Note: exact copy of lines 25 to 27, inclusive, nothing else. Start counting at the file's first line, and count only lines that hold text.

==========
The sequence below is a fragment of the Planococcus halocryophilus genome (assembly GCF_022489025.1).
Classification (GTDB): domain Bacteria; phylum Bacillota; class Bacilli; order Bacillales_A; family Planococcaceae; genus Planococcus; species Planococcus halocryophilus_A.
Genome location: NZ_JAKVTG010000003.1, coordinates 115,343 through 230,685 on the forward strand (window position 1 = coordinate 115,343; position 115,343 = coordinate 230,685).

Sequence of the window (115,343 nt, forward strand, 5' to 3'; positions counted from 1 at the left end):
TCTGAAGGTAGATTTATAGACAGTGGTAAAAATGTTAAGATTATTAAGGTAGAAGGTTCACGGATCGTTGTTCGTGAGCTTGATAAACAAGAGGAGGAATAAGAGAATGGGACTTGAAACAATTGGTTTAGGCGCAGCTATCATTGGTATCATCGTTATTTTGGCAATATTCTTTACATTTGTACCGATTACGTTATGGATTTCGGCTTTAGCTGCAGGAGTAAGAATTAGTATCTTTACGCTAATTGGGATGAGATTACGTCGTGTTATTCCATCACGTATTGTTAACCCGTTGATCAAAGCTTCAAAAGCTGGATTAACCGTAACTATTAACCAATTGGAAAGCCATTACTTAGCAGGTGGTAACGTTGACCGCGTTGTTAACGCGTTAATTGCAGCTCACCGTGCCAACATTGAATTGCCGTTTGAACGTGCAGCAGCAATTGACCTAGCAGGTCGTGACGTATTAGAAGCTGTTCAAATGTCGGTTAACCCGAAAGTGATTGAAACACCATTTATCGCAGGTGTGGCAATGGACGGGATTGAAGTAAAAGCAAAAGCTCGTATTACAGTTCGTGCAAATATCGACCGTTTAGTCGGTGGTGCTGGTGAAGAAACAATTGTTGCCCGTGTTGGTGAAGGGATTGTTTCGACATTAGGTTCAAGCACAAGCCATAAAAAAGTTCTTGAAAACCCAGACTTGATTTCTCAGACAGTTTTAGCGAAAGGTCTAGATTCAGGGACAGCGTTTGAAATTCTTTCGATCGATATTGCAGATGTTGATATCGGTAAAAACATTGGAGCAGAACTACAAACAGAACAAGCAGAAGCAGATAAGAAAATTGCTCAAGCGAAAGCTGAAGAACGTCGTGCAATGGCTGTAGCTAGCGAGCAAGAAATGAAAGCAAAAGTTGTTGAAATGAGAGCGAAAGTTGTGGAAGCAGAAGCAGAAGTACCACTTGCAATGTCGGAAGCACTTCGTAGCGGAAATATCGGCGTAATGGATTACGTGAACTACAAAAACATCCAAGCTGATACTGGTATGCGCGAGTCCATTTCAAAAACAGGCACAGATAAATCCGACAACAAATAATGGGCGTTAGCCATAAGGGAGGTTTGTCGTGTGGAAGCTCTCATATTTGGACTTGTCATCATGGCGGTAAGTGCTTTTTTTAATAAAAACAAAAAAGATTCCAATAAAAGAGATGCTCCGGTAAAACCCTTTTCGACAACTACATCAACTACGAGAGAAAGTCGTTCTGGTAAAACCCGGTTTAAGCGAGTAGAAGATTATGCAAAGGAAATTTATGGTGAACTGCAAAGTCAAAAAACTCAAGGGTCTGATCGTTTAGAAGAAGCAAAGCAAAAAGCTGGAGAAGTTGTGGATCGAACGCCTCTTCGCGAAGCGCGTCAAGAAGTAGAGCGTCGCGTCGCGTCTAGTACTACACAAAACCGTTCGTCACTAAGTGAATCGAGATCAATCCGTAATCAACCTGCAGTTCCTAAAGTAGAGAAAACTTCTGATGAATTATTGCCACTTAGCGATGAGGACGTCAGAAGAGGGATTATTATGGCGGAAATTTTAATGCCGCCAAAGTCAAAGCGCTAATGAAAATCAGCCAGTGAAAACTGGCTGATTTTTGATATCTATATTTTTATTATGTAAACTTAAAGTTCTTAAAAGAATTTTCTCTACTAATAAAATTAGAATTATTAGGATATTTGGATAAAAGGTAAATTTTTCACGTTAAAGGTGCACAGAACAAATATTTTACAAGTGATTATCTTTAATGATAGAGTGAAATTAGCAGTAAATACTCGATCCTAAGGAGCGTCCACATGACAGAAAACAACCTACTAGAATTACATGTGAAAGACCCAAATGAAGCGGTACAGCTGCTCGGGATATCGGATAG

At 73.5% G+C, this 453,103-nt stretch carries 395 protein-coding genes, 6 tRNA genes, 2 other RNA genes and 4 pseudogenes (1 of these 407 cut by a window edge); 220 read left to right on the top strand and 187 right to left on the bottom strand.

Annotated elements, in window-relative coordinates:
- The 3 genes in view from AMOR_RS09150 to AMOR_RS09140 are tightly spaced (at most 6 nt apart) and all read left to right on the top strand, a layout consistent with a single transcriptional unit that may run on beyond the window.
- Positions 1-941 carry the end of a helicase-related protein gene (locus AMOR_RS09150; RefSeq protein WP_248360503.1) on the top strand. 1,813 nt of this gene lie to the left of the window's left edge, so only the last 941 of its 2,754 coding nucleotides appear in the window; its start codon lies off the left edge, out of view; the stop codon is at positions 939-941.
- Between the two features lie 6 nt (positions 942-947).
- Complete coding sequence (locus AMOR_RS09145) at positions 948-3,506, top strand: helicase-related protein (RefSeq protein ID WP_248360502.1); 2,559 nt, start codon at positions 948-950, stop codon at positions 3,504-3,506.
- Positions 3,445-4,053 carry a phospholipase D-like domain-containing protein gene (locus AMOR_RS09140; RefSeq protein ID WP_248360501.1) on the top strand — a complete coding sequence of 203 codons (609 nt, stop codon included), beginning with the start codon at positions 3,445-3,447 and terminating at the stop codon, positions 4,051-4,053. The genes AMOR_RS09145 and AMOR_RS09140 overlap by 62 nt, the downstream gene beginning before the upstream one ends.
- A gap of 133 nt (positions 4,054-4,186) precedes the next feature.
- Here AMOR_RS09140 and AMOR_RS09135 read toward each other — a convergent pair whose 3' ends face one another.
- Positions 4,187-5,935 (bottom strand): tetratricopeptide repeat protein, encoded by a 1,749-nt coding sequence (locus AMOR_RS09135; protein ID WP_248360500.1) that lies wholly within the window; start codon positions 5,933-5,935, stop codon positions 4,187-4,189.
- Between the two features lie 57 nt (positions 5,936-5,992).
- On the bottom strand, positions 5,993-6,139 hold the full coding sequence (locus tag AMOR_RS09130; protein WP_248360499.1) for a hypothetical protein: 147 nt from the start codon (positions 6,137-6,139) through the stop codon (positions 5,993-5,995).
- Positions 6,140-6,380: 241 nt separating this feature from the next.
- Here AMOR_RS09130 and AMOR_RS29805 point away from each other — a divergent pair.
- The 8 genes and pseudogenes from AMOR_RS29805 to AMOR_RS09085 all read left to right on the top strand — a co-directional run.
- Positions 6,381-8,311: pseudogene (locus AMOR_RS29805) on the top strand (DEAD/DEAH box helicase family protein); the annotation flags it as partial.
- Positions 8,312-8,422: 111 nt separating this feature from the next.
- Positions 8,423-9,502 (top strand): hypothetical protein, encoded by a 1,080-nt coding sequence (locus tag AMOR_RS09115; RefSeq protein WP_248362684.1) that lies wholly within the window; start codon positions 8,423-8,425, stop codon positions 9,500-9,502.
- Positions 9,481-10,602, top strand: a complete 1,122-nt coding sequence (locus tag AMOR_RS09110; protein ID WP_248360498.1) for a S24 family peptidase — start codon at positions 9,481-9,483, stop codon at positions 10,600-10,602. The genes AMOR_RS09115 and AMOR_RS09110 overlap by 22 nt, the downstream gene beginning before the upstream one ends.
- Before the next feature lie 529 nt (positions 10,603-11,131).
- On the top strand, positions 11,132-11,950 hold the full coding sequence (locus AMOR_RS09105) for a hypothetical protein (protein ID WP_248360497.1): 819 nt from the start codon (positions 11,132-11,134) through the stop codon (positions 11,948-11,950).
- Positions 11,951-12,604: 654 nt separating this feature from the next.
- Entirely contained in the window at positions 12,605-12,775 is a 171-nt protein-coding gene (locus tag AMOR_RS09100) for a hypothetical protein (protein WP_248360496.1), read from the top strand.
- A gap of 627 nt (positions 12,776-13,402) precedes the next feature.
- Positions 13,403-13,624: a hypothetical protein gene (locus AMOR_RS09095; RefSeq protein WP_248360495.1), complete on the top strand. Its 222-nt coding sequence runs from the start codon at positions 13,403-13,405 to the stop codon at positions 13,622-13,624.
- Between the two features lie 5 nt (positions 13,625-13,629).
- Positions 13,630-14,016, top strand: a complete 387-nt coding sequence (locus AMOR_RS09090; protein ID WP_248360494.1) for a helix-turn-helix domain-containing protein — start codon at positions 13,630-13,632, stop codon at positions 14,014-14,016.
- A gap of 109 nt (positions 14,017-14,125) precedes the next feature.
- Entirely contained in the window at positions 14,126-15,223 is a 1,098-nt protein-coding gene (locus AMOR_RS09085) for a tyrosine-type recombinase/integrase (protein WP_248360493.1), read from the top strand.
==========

- Before the next feature lie 529 nt (positions 10,603-11,131).
- On the top strand, positions 11,132-11,950 hold the full coding sequence (locus AMOR_RS09105) for a hypothetical protein (protein ID WP_248360497.1): 819 nt from the start codon (positions 11,132-11,134) through the stop codon (positions 11,948-11,950).
- Positions 11,951-12,604: 654 nt separating this feature from the next.